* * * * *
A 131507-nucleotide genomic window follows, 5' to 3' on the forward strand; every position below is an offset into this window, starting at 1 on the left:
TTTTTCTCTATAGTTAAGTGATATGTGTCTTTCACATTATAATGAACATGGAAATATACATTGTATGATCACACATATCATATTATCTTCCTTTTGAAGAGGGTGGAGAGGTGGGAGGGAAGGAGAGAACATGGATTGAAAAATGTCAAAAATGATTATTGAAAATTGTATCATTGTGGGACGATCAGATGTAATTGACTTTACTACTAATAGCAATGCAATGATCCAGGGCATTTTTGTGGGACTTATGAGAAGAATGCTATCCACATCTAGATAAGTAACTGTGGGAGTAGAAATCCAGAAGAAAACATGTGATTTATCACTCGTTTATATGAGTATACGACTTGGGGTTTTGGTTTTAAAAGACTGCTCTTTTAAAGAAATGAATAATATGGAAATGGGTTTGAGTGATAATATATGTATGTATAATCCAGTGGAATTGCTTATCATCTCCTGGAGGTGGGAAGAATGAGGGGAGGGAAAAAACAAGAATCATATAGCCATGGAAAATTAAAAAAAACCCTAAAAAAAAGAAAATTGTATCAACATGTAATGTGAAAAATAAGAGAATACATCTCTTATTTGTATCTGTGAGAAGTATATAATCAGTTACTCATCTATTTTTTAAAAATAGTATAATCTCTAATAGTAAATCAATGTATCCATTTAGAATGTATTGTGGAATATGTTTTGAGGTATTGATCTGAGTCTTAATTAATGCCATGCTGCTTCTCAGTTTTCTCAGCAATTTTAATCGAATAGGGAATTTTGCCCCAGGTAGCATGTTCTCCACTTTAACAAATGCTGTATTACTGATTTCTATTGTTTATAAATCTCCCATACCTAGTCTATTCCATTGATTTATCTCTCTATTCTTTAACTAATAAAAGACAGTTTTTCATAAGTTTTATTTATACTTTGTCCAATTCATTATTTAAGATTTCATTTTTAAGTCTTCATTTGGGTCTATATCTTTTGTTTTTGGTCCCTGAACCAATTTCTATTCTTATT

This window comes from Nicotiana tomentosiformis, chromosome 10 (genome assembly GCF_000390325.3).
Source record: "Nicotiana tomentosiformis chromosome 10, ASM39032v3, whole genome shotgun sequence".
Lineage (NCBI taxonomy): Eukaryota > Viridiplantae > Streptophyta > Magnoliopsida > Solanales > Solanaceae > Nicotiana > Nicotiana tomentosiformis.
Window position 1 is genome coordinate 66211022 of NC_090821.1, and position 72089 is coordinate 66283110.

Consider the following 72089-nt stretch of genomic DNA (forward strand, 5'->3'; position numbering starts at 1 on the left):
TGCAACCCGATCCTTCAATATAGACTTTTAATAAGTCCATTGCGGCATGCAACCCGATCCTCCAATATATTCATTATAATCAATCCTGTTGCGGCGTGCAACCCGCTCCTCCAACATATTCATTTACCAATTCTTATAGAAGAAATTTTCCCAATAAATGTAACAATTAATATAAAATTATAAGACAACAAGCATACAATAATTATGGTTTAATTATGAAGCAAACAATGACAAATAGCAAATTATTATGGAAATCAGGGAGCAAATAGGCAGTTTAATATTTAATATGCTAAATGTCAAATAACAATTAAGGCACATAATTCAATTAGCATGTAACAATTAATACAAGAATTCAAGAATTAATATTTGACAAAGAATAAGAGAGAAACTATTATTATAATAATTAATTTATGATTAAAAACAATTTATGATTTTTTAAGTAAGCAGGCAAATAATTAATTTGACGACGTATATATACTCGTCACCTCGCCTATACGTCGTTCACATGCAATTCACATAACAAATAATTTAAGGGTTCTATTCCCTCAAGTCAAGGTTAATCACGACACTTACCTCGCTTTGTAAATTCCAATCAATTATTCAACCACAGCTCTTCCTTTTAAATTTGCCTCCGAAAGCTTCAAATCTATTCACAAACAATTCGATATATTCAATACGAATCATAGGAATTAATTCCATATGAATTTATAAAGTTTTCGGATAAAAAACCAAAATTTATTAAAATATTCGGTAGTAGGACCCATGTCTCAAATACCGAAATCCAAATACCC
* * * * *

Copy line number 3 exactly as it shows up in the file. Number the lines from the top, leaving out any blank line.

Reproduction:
This window comes from Nicotiana tomentosiformis, chromosome 10 (genome assembly GCF_000390325.3).